The next words were spoken by Jesus, and though he spoke to the Canaanite woman, I can well imagine that he looked straight at his disciples, straight into their pharisaical hearts and spoke to them, as well: See, it isn’t about washed hands or even about ethnic identity. It’s about this, about this woman, about this woman’s faith.

28 Then Jesus answered and said to her, “O woman, great is your faith! Let it be to you as you desire.” And her daughter was healed from that very hour.

And, as Anglicans are wont to say, Here endeth the lesson. But, the question hangs in the air, asked of the disciples and of us: What will you do with this vexing little “dud” of a story?

The answer comes, in part, through a hymn of the Eastern church – a hymn that lies very near the heart of Orthodox piety:

A most compunctionate hymn do I, the unworthy one, offer Thee, and like the Canaanitish woman, I cry to Thee: O Jesus, have mercy on me! For not a daughter, but a flesh have I which is violently possessed by the passions and troubled with anger. Grant Thou healing to me, who cry aloud to Thee: Alleluia ( from The Akathist Hymn To Jesus Christ, A Prayer Book for Orthodox Christians).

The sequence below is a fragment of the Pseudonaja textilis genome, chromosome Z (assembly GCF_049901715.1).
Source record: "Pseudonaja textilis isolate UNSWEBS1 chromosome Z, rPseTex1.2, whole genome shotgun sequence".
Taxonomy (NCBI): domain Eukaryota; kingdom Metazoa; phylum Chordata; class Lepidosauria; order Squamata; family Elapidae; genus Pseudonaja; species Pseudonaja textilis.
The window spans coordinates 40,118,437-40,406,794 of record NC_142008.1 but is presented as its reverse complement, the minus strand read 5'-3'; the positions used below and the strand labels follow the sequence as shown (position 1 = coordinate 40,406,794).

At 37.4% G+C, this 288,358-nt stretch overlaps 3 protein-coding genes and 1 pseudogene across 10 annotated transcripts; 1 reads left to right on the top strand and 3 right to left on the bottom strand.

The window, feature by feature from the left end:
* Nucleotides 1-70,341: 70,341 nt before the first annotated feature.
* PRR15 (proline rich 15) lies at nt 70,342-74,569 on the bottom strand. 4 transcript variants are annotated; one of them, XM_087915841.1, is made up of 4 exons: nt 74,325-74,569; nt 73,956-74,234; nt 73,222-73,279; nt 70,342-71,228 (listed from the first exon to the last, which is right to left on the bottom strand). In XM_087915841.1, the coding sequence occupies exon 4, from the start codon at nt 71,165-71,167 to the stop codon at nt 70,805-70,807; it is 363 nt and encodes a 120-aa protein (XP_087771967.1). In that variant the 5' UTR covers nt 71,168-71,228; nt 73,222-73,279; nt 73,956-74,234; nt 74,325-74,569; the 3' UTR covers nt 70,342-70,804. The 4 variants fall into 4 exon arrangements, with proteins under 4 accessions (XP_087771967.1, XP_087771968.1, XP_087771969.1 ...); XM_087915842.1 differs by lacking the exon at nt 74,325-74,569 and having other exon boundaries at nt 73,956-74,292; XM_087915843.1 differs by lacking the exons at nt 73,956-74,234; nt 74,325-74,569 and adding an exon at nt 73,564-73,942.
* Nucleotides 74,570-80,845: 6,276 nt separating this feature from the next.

This hymn calls us to acknowledge that we are – each of us – the daughter of the Canaanite woman, a daughter grappling with forces too powerful for us, with “no power of ourselves to help ourselves” (The Collect, The Second Sunday of Lent, BCP 1928). It calls us to acknowledge that St. Paul’s words describe us better than we know or wish:

For I delight in the law of God according to the inward man. But I see another law in my members, warring against the law of my mind, and bringing me into captivity to the law of sin which is in my members. O wretched man that I am! Who will deliver me from this body of death (Rom 8:22-24, NKJV)?

So we cry: O Jesus, have mercy on us. Grant thou healing to those who cry aloud to Thee: Alleluia. And in response, dare we hear Jesus’ words to the woman as his words to us? “Great is your faith. Let it be to you as you desire.” Dare we hope that, just as he healed that faithful woman’s daughter from that very hour, he will so heal us? Yes: thanks be to God, who gives us the victory through our Lord Jesus Christ (1 Cor 15:57, NKJV).